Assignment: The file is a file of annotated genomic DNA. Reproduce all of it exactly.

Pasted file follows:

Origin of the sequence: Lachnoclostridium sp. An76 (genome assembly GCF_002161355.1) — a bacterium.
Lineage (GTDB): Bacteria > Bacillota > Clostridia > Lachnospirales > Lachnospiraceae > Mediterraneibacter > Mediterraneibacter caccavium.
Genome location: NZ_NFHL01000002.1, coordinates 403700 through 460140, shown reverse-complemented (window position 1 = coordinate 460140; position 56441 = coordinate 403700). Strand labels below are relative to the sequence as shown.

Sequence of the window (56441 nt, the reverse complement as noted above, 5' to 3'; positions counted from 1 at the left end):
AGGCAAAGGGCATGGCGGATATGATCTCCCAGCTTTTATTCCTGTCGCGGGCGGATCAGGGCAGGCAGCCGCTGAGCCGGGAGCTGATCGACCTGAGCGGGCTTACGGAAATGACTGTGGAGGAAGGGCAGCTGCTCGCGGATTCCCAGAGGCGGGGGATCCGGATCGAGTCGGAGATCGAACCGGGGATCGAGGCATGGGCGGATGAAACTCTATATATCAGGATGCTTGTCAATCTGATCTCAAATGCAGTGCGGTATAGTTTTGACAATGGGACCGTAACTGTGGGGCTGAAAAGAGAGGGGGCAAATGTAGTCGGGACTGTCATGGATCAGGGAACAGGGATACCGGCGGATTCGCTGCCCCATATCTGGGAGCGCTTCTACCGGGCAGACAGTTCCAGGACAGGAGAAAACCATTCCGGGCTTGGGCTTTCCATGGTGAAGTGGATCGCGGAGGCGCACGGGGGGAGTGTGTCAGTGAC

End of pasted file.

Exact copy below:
Origin of the sequence: Lachnoclostridium sp. An76 (genome assembly GCF_002161355.1) — a bacterium.
Lineage (GTDB): Bacteria > Bacillota > Clostridia > Lachnospirales > Lachnospiraceae > Mediterraneibacter > Mediterraneibacter caccavium.
Genome location: NZ_NFHL01000002.1, coordinates 403700 through 460140, shown reverse-complemented (window position 1 = coordinate 460140; position 56441 = coordinate 403700). Strand labels below are relative to the sequence as shown.

Sequence of the window (56441 nt, the reverse complement as noted above, 5' to 3'; positions counted from 1 at the left end):
AGGCAAAGGGCATGGCGGATATGATCTCCCAGCTTTTATTCCTGTCGCGGGCGGATCAGGGCAGGCAGCCGCTGAGCCGGGAGCTGATCGACCTGAGCGGGCTTACGGAAATGACTGTGGAGGAAGGGCAGCTGCTCGCGGATTCCCAGAGGCGGGGGATCCGGATCGAGTCGGAGATCGAACCGGGGATCGAGGCATGGGCGGATGAAACTCTATATATCAGGATGCTTGTCAATCTGATCTCAAATGCAGTGCGGTATAGTTTTGACAATGGGACCGTAACTGTGGGGCTGAAAAGAGAGGGGGCAAATGTAGTCGGGACTGTCATGGATCAGGGAACAGGGATACCGGCGGATTCGCTGCCCCATATCTGGGAGCGCTTCTACCGGGCAGACAGTTCCAGGACAGGAGAAAACCATTCCGGGCTTGGGCTTTCCATGGTGAAGTGGATCGCGGAGGCGCACGGGGGGAGTGTGTCAGTGAC